Late last night, several hundred Republicans gathered in an old barn, out of the gusting rain, near Monroe to hear Ohio Gov. John Kasich try out his presidential chops in the South.
But Kasich is already running a hard-nosed campaign. He and his small entourage arrived late to the Walton County GOP barbecue, after bulling their way through Atlanta traffic and some fierce storms. The Ohio governor’s first priority was to spend a few minutes with a Fox News journalist. Then with a print reporter whose newspapers circulate into South Carolina.
A stump speech followed. Even here, Kasich made his priorities clear. A last questioner in the audience offered the governor the opportunity to declare his candidacy there and then. Kasich said he wasn’t quite ready:
“I’m not going to do this if I don’t think I can win. Do I think I can win? It’s becoming increasingly clear that I can… Look, I’m glad to be in Georgia. I’m headed to South Carolina.”
You could sense the cold-blooded “but” coming on:
“I’m going to spend a lot of my time in New Hampshire. Today I announced John Sununu as my chairman. He’s one of the most important people in the whole state of New Hampshire….”
The GOP field for president will be large and unwieldy. Standing out will require a distinct message, and Kasich appears to be ready to market himself as the truth-teller in the pack – the fellow who is unafraid to let the base know that an “us vs. the moochers” approach might play in a primary, but it won’t get you the White House. Here was Kasich’s final pitch:
“I’m not interested in a book contract, a television show or anything else. That’s not my interest. People want me to criticize the people running – I won’t do it…
“What you see here tonight, this is what you get. There’s no secret talk in the back room, there’s no secret talk in a car. This is what you get. You get direct. You get knowledgeable. When you look at the field, nobody has the experience on national security, the accomplishments in Washington, and has been an executive in a big state – like the state of Ohio.
“And remember: Ohio is a microcosm. When I talk to you all about unity, bringing people together, ending the polarization – if we do not do that, we will not win Ohio.”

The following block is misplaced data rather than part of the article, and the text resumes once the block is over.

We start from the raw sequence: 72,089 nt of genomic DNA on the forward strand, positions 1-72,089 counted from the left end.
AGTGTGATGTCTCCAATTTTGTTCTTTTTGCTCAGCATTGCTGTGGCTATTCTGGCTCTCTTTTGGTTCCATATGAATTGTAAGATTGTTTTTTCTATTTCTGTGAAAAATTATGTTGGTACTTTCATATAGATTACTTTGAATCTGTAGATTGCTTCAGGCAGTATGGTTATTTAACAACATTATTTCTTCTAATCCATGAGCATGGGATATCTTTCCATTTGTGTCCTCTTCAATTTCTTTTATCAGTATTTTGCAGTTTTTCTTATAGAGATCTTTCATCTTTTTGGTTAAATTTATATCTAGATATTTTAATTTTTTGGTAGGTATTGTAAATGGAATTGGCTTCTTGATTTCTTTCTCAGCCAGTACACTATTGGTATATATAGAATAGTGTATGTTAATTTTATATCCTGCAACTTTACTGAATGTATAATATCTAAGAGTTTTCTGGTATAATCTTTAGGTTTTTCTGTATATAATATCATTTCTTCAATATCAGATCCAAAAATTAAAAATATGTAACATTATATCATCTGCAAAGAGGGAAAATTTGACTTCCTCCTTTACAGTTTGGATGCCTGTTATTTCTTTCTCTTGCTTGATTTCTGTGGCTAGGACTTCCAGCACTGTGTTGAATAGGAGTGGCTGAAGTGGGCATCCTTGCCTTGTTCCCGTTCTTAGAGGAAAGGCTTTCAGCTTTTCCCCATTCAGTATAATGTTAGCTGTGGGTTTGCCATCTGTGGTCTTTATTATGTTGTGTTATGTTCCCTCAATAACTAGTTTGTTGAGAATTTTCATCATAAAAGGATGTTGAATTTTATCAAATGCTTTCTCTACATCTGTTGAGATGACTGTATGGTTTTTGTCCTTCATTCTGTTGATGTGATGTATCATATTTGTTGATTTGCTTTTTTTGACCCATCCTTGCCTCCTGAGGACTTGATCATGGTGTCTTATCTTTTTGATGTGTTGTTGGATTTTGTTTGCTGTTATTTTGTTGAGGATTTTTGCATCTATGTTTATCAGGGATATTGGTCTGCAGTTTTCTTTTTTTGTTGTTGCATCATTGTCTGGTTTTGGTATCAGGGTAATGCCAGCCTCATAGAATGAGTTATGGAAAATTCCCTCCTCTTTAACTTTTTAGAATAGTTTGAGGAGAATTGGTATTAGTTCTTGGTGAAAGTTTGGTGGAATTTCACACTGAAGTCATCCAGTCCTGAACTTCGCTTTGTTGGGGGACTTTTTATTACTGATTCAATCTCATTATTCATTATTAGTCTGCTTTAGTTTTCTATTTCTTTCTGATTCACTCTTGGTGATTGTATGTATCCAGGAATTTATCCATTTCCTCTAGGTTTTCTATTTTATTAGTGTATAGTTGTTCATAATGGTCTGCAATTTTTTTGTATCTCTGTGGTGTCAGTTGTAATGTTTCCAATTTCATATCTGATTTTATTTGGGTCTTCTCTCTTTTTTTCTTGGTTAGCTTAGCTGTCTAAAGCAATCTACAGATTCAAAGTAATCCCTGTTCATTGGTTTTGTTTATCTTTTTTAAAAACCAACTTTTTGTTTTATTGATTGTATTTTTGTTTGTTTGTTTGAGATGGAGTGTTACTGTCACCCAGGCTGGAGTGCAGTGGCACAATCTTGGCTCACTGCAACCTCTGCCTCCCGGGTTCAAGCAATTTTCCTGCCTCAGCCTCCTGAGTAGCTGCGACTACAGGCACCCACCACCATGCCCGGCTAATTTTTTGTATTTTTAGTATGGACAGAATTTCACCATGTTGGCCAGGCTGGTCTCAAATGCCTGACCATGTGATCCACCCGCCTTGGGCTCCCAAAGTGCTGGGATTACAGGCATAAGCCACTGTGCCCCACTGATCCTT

And no Republican presidential candidate has won without his state. More on this later today.
We have more details on Hillary Clinton's quick swing through Atlanta for a Thursday morning fundraiser.
We're told that the event will be at the home of A.J. Johnson, the founding partner of the Georgetown Capital private equity firm and a member of the Points of Light board. That nonprofit, you'll recall, was helmed by Michelle Nunn before she ran for the U.S. Senate.
The price of admission won't be cheap: It will cost $2,700 to get in the door and far more to be listed as an official host.
Clinton's trip comes a day after the former Secretary of State stops by South Carolina for her first visit since 2007. The trip to Georgia will also be her first of the campaign, though it won't be public.
Hillary Clinton will use her stop in South Carolina this morning to outline three steps to build her women's economic agenda.
Her campaign said she would call out Republicans for "standing in the way of equal pay" and pledge to pass the Paycheck Fairness Act, promote pay transparency and raise wages for the lowest-paid jobs.
Gov. Nathan Deal's secretive overseas mission in January caused quite a bit of panic in South Carolina.
At the time, the two states were locked in a brutal fight over a $500 million Volvo plant. Deal's office wouldn't comment on his whereabouts, aside to say he was on an economic development mission. (He was in England to court Jaguar Land Rover executives).
South Carolina Gov. Nikki Haley told the Charleston Post & Courier that "every state likes to think they have ears on the ground in the other state," but that she got freaked out when she learned of Deal's journey.
Haley remembers the weekend in January when Georgia Gov. Nathan Deal left the country without telling the public where he was going or why. Haley initially thought Deal was in Sweden, making a closing pitch to Volvo. ...
Haley’s concerns proved to be unfounded — Volvo announced May 11 that it will build its $500 million car factory in Berkeley County — although she said she still keeps tabs on her neighboring counterpart.
“Wherever he goes, I have to make sure I know where he’s going and what he’s doing and make sure that we’ve already talked to them before he gets there,” she said.
The Georgia AFL-CIO is launching a series of statewide protests today aimed at convincing Republicans to oppose trade promotion authority -- labeled "fast track" -- for President Barack Obama to negotiate a Pacific trade deal.
Unions and the GOP aren't exactly friendly, but it appears they have the state's Democrats convinced to vote against TPA already. The protests will hit offices in Atlanta (Sen. Johnny Isakson), Augusta (Rep. Rick Allen), Savannah (Rep. Buddy Carter), Macon (Rep. Austin Scott) and Rome (Rep. Tom Graves).
Isakson already voted for the bill in the Senate, while Carter has said he's for it in the House. The rest of the House members have not made their feelings known publicly.
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